The Wall Street Journal’s fashion expert Christina Brinkley recently announced that the power suit for women was on its way out and now she says the heel is following in its footsteps (no pun intended.) Even though 30 Rock’s Avery Jessup once said “Flats are for quitters,” it seems that now flats are also for powerful women who want to be able to walk when they are 80. The ” flat is making a play for power,” says Brinkley and we are going to see them in more boardrooms.
“Long stuck in the purgatory of casual wear, flats are suddenly being promoted for polished occasions. Flats sleek enough to be dress shoes were paired with tailored suits and even with eveningwear on the spring runways from Marc Jacobs to Giorgio Armani.”
But she does concede that the allure of the high heel and the mythical power associated with them will never wane. They always outsell flats and they aren’t going anywhere (unlike the power suit.) It is a simple fact. High heels make your legs look better. They give women a different stance, a purposeful pointy toe and most importantly, extra inches. Answering a 2009 TODAY Show poll that asked “Do high heels empower or oppress women in the workplace?” 32% of respondents said, “High heels oppress women. They objectify women as mere sex objects while causing lasting damage to their feet and ankles but nearly half (49%) of the women said they empower them.
They do look great but not everyone can actually walk in heels. I will admit I only wear my really high heels when I know I am going to a place where I can sit down immediately (it makes it extremely awkward when I have done this at weddings…that I am in.) Nancy Irwin, an L.A.-based doctor of clinical psychology, says while different women feel different when wearing heels — “Some feel sexy, powerful, more effective, able to be an equal to/compete with men. Others feel completely cramped, uncomfortable, and objectified” — they were invented, she says, to “slow women down. So they cannot move as quickly as men, so men can catch them, and also so women cannot surpass them. To put women at a disadvantage, sexually, professionally, and psychologically.”
Well flats do not slow women down. And though flats may not actually look as powerful they, in some ways, are more modern, says Brinkley. Flats represent the fact that women are constantly busy, constantly on the move, running from the boardroom to daycare and they cannot afford to be slowed down by a stilleto. “We have these lives that are complex and busy,” Brooke Jaffe, fashion director of women’s accessories at Bloomingdale’s told The WSJ. “We walk all day. And there’s an expectation that you’ll look polished.”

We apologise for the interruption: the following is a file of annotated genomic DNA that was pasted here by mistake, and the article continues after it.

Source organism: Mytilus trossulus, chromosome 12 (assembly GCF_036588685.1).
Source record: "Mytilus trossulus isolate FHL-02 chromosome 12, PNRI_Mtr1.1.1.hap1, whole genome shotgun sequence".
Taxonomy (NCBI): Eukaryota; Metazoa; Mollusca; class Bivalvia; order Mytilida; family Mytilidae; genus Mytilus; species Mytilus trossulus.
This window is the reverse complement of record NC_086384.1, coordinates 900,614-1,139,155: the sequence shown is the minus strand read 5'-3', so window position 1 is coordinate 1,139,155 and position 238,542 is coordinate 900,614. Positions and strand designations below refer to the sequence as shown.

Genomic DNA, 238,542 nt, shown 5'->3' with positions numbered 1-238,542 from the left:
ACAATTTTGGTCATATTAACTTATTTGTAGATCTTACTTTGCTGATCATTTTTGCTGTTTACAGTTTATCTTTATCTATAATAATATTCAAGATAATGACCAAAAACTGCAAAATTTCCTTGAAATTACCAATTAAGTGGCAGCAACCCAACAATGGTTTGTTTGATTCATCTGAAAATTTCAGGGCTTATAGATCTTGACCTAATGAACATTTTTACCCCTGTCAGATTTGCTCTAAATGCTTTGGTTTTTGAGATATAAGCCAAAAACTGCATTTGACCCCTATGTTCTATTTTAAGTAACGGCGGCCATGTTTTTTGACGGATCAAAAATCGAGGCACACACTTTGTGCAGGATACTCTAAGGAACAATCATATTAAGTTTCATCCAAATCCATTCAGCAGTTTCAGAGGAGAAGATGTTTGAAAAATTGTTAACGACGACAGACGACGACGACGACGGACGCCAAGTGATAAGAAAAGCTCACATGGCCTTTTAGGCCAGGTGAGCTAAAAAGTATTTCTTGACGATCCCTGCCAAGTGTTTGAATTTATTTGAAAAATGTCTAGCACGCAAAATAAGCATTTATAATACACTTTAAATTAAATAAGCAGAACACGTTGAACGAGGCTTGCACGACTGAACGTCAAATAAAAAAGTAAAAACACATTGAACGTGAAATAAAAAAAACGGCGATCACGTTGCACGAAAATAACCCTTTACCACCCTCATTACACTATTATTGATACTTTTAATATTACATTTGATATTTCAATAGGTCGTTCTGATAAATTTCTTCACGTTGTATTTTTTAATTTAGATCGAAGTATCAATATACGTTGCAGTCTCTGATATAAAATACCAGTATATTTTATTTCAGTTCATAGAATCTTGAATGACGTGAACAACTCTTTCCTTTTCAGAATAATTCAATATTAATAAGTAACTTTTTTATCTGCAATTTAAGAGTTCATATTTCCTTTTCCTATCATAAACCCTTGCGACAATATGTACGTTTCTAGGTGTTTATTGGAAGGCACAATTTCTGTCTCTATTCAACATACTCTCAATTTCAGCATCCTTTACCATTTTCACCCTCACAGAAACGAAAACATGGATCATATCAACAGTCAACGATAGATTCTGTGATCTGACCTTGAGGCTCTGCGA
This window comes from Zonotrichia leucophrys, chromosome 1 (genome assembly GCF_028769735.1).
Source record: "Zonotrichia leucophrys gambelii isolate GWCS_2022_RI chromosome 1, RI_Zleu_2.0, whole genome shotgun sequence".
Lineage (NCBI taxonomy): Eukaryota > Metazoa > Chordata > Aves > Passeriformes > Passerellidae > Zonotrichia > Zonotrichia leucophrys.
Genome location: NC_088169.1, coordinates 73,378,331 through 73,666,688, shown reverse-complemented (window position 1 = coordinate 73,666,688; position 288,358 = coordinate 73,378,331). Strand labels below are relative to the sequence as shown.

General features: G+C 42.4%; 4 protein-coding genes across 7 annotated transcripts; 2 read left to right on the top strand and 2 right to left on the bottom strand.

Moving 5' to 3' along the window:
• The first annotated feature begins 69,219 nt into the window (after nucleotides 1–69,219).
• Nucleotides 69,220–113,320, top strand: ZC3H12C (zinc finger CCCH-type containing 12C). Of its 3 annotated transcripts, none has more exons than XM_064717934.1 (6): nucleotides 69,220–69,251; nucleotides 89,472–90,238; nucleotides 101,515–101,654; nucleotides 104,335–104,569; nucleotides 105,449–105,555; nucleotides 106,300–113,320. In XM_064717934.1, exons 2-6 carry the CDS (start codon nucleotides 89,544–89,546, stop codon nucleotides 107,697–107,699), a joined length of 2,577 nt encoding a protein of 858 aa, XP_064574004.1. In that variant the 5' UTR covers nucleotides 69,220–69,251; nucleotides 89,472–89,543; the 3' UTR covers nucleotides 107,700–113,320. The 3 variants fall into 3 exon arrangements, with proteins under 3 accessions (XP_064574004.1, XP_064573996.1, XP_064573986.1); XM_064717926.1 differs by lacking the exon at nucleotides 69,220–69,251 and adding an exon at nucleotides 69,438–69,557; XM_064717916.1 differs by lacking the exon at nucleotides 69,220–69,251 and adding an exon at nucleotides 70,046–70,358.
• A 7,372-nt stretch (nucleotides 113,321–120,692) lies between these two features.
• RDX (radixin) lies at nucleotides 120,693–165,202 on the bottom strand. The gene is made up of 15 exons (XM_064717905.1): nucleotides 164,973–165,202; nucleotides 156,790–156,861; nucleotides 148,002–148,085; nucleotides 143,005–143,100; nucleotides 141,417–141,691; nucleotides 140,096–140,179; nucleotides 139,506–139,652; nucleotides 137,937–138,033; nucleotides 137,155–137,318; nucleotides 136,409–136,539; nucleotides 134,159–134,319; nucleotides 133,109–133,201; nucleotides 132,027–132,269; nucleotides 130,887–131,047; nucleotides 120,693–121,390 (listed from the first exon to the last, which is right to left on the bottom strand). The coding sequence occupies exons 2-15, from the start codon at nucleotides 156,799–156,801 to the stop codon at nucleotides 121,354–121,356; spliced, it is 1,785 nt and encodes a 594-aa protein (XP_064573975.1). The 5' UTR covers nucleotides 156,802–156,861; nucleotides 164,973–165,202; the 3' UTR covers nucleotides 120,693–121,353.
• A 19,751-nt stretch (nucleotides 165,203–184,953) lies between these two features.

Plus, flats have evolved. I love a good ballet flat as much as the next girl because in the back of my head I still plan on being a ballerina but they don’t quite compare to the new breed of pointy-toe flats, some adorned with studs. Brinkley also notes many women’s flats are now literally dopplegangers of men’s footwear with smoking slippers and loafers being all the rage right now.
Workplace fashion blogger Marion Green told The Grindstone:
“A ballet flat will never quite carry the professional oomph inherent in a great high heel. However, if a flat is edgy enough (through the use of strong material, pointed toe, details) then it could carry a professional muster that is unique.
There are plenty of high heels on the market that are comfortable for everyday wear. That said, if you need to walk four blocks to your next meeting, a stylish flat is an attractive alternative.
Women will never stop buying heels but flats are becoming more acceptable in the boardroom. “I would be Imelda Marcos if I didn’t have bad knees,” says Patty Edwards, principal and chief investment officer of Trutina Financial in Bellevue, Wash. The negative affects of heels on not only the foot and the leg but the entire body would probably convince anyone to at least try a flat. Even Sarah Jessica Parker who pranced around in New York as Carrie Bradshaw for six seasons (making the rest of us think this was normal) admitted she has ruined her body.
Brinkley says it will take some time for the power flats movement to really catch on but as more executive women wear them, the more it will help. For wearing flats to work Brinkley suggests:
- Pants should be hemmed shorter than for a heel. Cropped or ankle-length pants are ideal.
- For skirts, narrow should be the rule. “Think of the way Carla Bruni-Sarkozy has worn them since marrying her much-shorter husband, the former president of France—often with slim pants or a trim skirt or dress that elongates the body,” she said.